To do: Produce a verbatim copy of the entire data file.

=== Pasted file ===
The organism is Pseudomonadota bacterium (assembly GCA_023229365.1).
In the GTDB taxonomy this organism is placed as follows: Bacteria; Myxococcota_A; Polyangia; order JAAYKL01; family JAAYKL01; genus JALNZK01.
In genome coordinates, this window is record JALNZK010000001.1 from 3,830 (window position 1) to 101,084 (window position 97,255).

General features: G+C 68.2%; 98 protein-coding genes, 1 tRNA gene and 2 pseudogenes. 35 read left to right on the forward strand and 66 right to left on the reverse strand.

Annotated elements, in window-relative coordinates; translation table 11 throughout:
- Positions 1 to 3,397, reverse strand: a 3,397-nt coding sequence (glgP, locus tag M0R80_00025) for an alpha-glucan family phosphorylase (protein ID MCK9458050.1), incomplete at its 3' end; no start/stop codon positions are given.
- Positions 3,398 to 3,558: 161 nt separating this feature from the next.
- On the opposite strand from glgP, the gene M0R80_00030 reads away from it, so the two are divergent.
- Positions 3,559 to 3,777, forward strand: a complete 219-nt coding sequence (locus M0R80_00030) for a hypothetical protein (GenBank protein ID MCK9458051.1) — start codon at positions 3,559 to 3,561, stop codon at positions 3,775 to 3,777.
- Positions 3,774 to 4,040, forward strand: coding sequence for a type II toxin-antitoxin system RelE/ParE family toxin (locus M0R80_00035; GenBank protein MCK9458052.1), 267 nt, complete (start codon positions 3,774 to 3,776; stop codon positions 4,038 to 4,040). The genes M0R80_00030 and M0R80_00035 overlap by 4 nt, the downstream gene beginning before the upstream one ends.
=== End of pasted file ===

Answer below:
The organism is Pseudomonadota bacterium (assembly GCA_023229365.1).
In the GTDB taxonomy this organism is placed as follows: Bacteria; Myxococcota_A; Polyangia; order JAAYKL01; family JAAYKL01; genus JALNZK01.
In genome coordinates, this window is record JALNZK010000001.1 from 3,830 (window position 1) to 101,084 (window position 97,255).

General features: G+C 68.2%; 98 protein-coding genes, 1 tRNA gene and 2 pseudogenes. 35 read left to right on the forward strand and 66 right to left on the reverse strand.

Annotated elements, in window-relative coordinates; translation table 11 throughout:
- Positions 1 to 3,397, reverse strand: a 3,397-nt coding sequence (glgP, locus tag M0R80_00025) for an alpha-glucan family phosphorylase (protein ID MCK9458050.1), incomplete at its 3' end; no start/stop codon positions are given.
- Positions 3,398 to 3,558: 161 nt separating this feature from the next.
- On the opposite strand from glgP, the gene M0R80_00030 reads away from it, so the two are divergent.
- Positions 3,559 to 3,777, forward strand: a complete 219-nt coding sequence (locus M0R80_00030) for a hypothetical protein (GenBank protein ID MCK9458051.1) — start codon at positions 3,559 to 3,561, stop codon at positions 3,775 to 3,777.
- Positions 3,774 to 4,040, forward strand: coding sequence for a type II toxin-antitoxin system RelE/ParE family toxin (locus M0R80_00035; GenBank protein MCK9458052.1), 267 nt, complete (start codon positions 3,774 to 3,776; stop codon positions 4,038 to 4,040). The genes M0R80_00030 and M0R80_00035 overlap by 4 nt, the downstream gene beginning before the upstream one ends.